SOUND Trial Findings and Discussion
The SOUND trial which was recently published in JAMA Oncology concluded that patients with small breast cancer (<2cm) and sonographically normal appearing lymph nodes can be safely spared any axillary surgery whenever the lack of pathological information does not affect the postoperative treatment plan.
This study was designed to evaluate whether omission of SLN surgery in patients with negative axillary ultrasound was noninferior to SLN surgery in terms of 5 year distant disease free survival. While this trial is unlikely to change practice immediately, it is a thought provoking study that will likely generate multidisciplinary discussion. We have highlighted some of the findings and discussion regarding the study for our members below;
- Phase III Randomized Controlled Trial conducted at 18 European hospitals from 2012-2017
- Enrolled patients with Invasive breast cancer up to 2cm, cN0, planning for BCT and XRT who had an axillary US showing no LN involvement on imaging. If doubtful – FNA performed and had to be negative [1406 negative AUS, 57 with negative FNA]
- Patients were randomized to SLN surgery vs no axillary surgery
- Analysis cohort – 1405 women – 708 SLN, 697 no axillary surgery
- Median age 60, Tumor size 1.1 (IQR 0.8-1.5cm), ER+/Her2- disease in 87.8%
- In the SLN group - 13.7% had positive nodes on SLN (5.1% macromets, 8.6% micromets, 2.0% had ≥ 2 positive SLNs, 0.6% had pN2 disease)
- Recommended adjuvant systemic therapy and radiotherapy were similar in the 2 groups
- 20.1% of SLN group and 17.5% of no axillary surgery group received chemotherapy
- 98.0% of SLN group and 97.6% of no axillary surgery received radiation
- 83.3% (593 pts) vs 81.1% (565 pts) had whole breast radiation over 3-5 weeks
- 10.7% (76 pts) vs 10.8% (75 pts) had partial breast radiotherapy
- 3.4% (24 pts) vs 5.6% (39 pts) had intraoperative boost of ELIOT (12 Gy) followed by a hypofractionated course of whole-breast radiotherapy (37.05 Gy in 13 fractions)
The study authors concluded that patients with patients with small breast cancer with sonographically normal appearing lymph nodes can be safely spared any axillary surgery whenever the lack of pathological information does not affect the postoperative treatment plan.
This study provides further data supporting that axillary sentinel lymph node surgery does not provide therapeutic benefit. In the no axillary surgery group, the cumulative incidence of lymph node recurrences in the axilla was very low (0.4% at 5 years), despite a 13.7% rate of nodal involvement in the SLNB group.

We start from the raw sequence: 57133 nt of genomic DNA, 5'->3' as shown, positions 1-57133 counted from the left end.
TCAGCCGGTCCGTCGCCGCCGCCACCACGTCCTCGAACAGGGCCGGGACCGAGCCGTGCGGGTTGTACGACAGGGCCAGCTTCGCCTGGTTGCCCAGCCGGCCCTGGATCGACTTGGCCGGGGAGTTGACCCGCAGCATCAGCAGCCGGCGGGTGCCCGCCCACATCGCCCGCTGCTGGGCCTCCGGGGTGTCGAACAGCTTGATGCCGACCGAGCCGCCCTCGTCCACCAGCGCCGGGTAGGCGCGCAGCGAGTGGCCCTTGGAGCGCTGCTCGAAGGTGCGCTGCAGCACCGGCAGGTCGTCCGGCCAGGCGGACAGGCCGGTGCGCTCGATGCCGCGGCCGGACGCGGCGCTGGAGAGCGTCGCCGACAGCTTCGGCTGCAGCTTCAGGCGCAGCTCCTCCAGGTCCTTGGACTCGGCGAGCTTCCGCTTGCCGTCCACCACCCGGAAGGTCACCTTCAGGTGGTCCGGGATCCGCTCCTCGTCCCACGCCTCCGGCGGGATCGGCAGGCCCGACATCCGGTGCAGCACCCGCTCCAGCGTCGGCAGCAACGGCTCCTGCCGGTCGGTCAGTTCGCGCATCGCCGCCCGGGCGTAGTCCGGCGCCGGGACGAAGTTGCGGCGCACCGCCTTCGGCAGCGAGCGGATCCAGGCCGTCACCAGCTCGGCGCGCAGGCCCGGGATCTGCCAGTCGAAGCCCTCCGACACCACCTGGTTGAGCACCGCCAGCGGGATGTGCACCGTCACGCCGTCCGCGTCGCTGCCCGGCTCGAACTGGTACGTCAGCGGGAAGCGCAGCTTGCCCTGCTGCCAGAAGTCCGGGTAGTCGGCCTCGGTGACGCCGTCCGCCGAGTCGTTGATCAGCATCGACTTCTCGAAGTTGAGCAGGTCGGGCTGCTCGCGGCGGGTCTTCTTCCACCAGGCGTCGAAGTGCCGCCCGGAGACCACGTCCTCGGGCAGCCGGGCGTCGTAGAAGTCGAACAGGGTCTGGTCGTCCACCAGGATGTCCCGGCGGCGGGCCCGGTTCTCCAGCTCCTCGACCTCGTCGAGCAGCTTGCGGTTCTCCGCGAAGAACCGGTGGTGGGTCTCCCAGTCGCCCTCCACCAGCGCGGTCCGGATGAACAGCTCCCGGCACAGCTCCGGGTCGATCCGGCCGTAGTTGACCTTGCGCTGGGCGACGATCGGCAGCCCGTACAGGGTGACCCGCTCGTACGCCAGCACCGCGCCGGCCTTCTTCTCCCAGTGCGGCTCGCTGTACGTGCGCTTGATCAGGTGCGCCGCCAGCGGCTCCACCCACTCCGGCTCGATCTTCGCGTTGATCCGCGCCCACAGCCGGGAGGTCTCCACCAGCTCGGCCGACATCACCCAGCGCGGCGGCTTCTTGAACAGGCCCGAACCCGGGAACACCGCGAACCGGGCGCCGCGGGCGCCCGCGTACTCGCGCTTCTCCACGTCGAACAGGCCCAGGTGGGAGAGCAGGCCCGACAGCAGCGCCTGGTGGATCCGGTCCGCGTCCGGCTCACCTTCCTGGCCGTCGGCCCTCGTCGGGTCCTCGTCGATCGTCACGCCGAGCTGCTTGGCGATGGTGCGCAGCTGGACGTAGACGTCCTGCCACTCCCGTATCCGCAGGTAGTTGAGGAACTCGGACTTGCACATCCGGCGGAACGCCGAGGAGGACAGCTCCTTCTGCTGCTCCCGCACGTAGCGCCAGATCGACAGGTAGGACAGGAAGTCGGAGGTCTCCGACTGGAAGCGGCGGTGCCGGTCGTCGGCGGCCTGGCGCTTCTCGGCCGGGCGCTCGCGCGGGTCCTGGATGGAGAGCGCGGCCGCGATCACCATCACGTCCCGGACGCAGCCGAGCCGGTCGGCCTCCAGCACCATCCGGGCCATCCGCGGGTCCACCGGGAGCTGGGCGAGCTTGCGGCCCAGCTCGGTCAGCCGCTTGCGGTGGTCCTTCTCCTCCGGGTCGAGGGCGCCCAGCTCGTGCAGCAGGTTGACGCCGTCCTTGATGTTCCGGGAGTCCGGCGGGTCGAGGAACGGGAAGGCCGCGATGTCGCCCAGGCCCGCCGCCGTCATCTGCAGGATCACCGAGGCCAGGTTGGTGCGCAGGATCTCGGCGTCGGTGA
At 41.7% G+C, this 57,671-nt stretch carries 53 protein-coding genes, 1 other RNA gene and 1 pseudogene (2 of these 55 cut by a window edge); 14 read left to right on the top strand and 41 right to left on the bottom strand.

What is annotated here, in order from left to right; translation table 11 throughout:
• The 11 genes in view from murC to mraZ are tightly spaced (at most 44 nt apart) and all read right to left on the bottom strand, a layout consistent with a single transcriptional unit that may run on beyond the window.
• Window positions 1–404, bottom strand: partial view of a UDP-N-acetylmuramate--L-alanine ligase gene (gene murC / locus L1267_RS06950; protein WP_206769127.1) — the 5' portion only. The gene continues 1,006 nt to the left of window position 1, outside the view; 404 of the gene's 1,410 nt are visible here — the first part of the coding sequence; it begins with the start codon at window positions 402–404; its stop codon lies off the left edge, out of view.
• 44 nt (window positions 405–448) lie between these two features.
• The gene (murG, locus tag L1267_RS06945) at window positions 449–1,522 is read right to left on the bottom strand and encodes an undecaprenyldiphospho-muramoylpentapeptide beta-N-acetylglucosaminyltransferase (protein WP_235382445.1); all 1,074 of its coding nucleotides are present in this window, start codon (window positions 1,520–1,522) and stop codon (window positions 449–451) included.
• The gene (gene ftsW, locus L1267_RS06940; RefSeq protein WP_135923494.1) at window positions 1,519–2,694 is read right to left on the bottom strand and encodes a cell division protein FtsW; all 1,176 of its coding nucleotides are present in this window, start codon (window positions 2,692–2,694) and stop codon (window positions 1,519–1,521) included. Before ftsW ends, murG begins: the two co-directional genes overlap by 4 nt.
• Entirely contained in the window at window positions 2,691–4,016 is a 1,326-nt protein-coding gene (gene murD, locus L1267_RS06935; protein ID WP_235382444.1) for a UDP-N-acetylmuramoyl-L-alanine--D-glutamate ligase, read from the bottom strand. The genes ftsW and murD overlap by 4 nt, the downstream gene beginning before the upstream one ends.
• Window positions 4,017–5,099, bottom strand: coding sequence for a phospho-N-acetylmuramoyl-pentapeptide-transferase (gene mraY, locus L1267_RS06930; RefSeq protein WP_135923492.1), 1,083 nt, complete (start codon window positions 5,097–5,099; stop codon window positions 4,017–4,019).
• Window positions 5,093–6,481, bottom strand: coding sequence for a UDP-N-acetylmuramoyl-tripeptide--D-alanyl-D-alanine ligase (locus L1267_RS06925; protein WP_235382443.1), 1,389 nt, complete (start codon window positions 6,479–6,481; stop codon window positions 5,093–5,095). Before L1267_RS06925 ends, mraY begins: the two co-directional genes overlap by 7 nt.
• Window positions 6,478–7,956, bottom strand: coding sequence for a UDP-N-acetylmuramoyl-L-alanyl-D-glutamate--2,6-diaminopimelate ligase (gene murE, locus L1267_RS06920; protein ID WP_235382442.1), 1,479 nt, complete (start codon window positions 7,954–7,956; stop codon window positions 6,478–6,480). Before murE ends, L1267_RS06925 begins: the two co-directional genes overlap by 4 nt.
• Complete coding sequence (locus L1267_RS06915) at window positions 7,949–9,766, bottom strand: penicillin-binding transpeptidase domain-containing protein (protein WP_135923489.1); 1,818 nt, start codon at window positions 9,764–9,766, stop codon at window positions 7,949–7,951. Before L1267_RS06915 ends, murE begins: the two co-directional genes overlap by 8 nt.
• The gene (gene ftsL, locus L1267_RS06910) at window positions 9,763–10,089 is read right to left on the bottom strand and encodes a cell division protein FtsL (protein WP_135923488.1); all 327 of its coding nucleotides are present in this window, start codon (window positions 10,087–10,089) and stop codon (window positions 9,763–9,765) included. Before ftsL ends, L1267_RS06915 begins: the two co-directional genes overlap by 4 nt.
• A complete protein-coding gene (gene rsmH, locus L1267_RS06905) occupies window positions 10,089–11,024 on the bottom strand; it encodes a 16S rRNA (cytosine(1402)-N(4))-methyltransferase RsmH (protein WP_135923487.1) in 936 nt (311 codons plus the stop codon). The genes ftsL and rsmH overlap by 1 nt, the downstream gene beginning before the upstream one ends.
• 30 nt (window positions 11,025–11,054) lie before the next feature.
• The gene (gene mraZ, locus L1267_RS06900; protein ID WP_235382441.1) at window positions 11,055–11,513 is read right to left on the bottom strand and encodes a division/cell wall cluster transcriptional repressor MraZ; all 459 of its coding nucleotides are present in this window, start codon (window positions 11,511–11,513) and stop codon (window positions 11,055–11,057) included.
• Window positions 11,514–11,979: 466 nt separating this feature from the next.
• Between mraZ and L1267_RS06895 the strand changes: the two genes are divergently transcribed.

However, SLN surgery likely still has a role in certain patients for staging to guide adjuvant therapies – in particular in young patients where chemotherapy is associated with survival benefit for node positive disease. Furthermore, while adjuvant treatment recommendations in terms of rate of chemotherapy was similar between the two groups, identification of nodal positivity in ER+ breast cancer also influences treatment options in terms of CDK4/6 inhibitor eligibility as well as consideration of extended endocrine therapy (to 10 years).
Many patients are interested in potential for omission of radiation therapy. The trial required radiation, with 90% of patients having whole breast radiation and 10% partial breast radiation. Some of the patients in this trial with small breast cancers aged >65 would be candidates for consideration of omission of radiation. This creates a dilemma regarding de-escalating axillary surgery leading to potential escalation of adjuvant radiation.
It should be noted that tumor grade was not an inclusion/exclusion factor. However, 18% had grade 3 disease. Patients with grade 3 disease have higher likelihood of nodal positivity – should omission of SLN surgery be limited to grade 1 and 2 disease at outset. Especially as grade 3 disease with 1-3 positive nodes would make patients eligible for CDK4/6 inhibitor.
Genomic scores were not included on this trial. Most patients with ER+/Her2- disease (with tumors >1 cm in size) would be considered for genomic testing to guide systemic treatment recommendations.
In summary, multidisciplinary discussion will be important before implementing any changes in practice as a result of the SOUND trial. We look forward to additional data from several other trials evaluating this question over the upcoming years (INSENA, BOOG 2013-08 and NAUTILUS).
Sentinel Lymph Node Biopsy vs No Axillary Surgery in Patients With Small Breast Cancer and Negative Results on Ultrasonography of Axillary Lymph Nodes: The SOUND Randomized Clinical Trial. Gentilini et al. JAMA Oncol. 2023 Sep 21:e233759. doi: 10.1001/jamaoncol.2023.3759